It was definitely weird at first because it involved “internal cueing” where she would hold a finger inside me to tell me if I was doing it right. There were also these fun adhesive sensors that go near your asshole that can tell you how strong you’re contracting. A very interesting experience overall but a useful one.

The original reason I went in was because I was having urinary leakage after peeing and I think we’ve determined that it was a physical problem. There is a little pocket by my urethra that tends to hold in a little urine after peeing and I basically needed to learn to wipe effectively since my labia are pretty large.

Anyway, that’s all probably TMI but hey, that’s what this blog is about!

9 Month Post-Op

This week marks 9 months from my bottom surgery and I just had a post-op check in with the surgeons office. Overall healing has gone well other than the very notable exception of my clit falling off. Dilation is easy now and I can go down to every other day if I want. I’ve gone though all the sizes they gave me and even ordered one bigger. I managed to get all the granulation tissue (bleeding spots) to heal up and there hasn’t been any discharge for several months.

I do still have some urinary leakage after peeing which is annoying so I’ve started going to a pelvic floor physical therapist and I’m doing kegel exercises at home. Having a physician put their finger in your vagina every week certainly takes some getting used to! I’m hoping it also helps with sex because I can get up to the edge of orgasm but I still can’t crest that peak which is eternally frustrating. The doctor says that’s still within the realm of normal but I’m at the average time that it usually takes so I’m getting more anxious about ever being able to fully enjoy sex.

Now that me and my partners are fully vaccinated I get to start dating again. I’ve been seeing someone new I met online during the pandemic and after 8 long months we finally get to touch each other this weekend. I’m definitely nervous about having sex with someone new when I haven’t even figured out my own new body parts yet but they’re trans too so I’m sure they’ll understand. I’m just glad that the waiting is over.

BMI Cutoffs are unscientific and harmful

As I’ve written about before, BMI (Body Mass Index) is an unscientific concept that is often used to deny trans people life-saving surgeries. It is treated by far too many surgeons as medical fact, despite the vast body of evidence that it is wildly inaccurate, scientifically useless, and never intended by the creator to be used on an individual basis.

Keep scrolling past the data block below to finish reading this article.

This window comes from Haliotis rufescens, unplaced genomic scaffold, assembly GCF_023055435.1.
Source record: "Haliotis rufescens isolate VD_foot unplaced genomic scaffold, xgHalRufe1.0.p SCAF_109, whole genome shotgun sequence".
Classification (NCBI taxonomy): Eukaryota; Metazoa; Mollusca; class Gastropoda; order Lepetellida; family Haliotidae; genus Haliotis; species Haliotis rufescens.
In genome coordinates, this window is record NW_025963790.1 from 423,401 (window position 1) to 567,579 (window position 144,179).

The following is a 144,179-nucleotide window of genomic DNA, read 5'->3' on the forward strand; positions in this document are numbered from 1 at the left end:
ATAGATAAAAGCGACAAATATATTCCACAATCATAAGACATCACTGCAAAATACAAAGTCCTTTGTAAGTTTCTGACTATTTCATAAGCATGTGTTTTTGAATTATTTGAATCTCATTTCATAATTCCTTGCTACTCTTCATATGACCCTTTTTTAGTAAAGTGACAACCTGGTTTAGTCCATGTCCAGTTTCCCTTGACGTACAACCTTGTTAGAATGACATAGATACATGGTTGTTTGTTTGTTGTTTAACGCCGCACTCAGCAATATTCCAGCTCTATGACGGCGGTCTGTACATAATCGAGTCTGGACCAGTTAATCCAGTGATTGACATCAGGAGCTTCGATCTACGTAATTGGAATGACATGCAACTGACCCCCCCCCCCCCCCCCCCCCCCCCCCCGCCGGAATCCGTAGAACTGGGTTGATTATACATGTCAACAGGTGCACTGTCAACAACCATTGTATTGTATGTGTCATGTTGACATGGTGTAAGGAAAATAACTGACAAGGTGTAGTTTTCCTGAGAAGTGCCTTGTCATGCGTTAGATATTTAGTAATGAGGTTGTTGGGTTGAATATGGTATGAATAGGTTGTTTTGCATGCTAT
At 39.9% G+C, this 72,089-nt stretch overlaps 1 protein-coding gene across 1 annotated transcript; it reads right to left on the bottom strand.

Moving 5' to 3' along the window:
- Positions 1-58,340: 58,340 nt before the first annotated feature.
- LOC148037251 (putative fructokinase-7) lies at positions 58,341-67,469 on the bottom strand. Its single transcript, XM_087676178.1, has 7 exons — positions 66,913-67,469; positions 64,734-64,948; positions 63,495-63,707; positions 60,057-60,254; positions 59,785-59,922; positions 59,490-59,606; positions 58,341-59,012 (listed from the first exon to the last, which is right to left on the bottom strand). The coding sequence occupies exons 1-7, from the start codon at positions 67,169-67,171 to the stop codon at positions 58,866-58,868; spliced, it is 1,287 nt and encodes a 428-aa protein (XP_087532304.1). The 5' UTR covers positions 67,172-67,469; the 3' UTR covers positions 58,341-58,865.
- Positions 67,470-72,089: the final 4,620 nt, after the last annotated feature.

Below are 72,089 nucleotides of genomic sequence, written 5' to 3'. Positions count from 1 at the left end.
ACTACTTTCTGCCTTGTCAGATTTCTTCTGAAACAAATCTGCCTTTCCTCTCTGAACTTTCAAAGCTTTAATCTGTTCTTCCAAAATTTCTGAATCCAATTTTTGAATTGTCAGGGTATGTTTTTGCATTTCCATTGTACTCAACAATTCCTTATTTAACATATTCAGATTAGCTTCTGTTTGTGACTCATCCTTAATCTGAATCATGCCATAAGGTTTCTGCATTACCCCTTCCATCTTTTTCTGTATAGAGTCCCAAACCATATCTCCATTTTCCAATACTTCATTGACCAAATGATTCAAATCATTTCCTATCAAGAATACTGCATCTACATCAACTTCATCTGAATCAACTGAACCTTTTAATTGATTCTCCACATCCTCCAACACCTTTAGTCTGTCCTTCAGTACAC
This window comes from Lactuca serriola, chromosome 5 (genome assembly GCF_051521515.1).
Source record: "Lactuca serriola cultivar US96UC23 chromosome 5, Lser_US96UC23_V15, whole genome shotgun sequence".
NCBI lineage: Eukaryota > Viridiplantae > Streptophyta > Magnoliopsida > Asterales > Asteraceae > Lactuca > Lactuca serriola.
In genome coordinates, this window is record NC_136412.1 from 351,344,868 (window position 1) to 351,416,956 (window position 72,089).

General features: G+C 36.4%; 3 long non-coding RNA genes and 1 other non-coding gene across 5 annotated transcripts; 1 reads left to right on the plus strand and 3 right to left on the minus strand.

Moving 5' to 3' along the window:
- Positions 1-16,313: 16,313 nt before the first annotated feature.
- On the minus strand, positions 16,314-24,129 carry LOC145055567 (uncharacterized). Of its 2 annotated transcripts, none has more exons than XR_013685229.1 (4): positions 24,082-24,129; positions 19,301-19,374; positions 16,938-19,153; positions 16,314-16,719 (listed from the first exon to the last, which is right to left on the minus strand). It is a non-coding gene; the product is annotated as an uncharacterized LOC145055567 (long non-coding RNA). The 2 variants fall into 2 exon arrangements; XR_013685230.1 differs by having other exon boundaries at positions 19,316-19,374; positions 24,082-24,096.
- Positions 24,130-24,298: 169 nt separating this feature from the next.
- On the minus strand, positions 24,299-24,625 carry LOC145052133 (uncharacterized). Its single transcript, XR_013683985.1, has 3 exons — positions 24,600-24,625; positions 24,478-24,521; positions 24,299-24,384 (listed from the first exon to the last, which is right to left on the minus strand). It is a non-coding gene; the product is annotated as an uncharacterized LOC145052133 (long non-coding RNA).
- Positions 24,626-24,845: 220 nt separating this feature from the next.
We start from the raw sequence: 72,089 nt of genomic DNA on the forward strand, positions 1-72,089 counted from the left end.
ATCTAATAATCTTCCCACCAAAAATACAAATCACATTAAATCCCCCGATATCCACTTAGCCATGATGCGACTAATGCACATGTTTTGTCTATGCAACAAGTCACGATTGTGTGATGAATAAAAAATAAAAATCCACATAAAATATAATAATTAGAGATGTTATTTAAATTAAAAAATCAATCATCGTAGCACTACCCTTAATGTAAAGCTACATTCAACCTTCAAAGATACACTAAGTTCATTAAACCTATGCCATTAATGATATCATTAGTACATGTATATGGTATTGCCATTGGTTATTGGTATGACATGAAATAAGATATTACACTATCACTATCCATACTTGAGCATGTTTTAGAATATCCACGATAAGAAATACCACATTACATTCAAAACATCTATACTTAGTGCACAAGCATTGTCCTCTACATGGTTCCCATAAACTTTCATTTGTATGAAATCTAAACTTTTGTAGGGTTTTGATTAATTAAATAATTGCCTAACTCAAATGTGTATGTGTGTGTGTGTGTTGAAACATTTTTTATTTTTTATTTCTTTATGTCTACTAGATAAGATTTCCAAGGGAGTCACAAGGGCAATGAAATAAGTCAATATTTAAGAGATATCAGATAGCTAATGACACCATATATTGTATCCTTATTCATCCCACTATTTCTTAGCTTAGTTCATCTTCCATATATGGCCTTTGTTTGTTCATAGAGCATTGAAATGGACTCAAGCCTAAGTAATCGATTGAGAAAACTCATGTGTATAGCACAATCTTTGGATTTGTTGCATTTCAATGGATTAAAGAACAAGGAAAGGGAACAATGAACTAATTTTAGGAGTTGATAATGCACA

Recently, the only surgeon in Washington State, Geoffrey Stiller, formerly one of the few surgeons who would accept fat patients, updated his policies quietly to exclude people over the arbitrary and oft-used cutoff of 35 BMI. That means that at least two people close to me are now being denied gender affirming surgery without so much as a notification about the change. So I wanted to take the opportunity to share some scientific research recently published on the topic.

  1. Recent research shows that there is no correlation between BMI and surgical complication rates in trans people in either vaginoplasty (bottom surgery) or mastectomy (top surgery)
  2. “Obesity” (aka normal body variation) is very common in trans people seeking surgery (26% at Mount Sinai) and did not change despite efforts to lose weight prior to surgery
  3. BMI is not an empirically based method of denying gender-affirming surgery

Trans people should not have to bear the burden of educating providers about our care but all too often we are put in that position anyway. So next time a surgeon tells you they won’t perform surgery because of “policies”, please feel free to use this research to push back on them. Even if you don’t win a single conversation, hopefully you will plant a seed and prompt them to actually read the scientific literature on the topic. I found these articles with only a cursory review of the topic and I’m not even a doctor.

Citations

  1. Ives GC, Fein LA, Finch L, Sluiter EC, Lane M, Kuzon WM, Salgado CJ. Evaluation of BMI as a Risk Factor for Complications following Gender-affirming Penile Inversion Vaginoplasty. Plast Reconstr Surg Glob Open. 2019 Mar 13;7(3):e2097. doi: 10.1097/GOX.0000000000002097. PMID: 31044103; PMCID: PMC6467628.
  2. Rothenberg KA, Gologorsky RC, Hojilla JC, Yokoo KM. Obesity is Not Associated with Complications or Revisions after Gender-Affirming Mastectomy in Transgender Patients. Plastic and Maxillofacial Surgery. 2019 Oct 1;229(4):sup1. doi: https://doi.org/10.1016/j.jamcollsurg.2019.08.494
  3. Martinson TG, Ramachandran S, Lindner R, Reisman T, Safer JD. HIGH BODY MASS INDEX IS A SIGNIFICANT BARRIER TO GENDER-CONFIRMATION SURGERY FOR TRANSGENDER AND GENDER-NONBINARY INDIVIDUALS. Endocr Pract. 2020 Jan;26(1):6-15. doi: 10.4158/EP-2019-0345. Epub 2019 Aug 28. PMID: 31461357.
  4. Lisa M. Brownstone, Jaclyn DeRieux, Devin A. Kelly, Lanie J. Sumlin, and Jennifer L. Gaudiani. Transgender Health. ahead of printhttp://doi.org/10.1089/trgh.2020.0068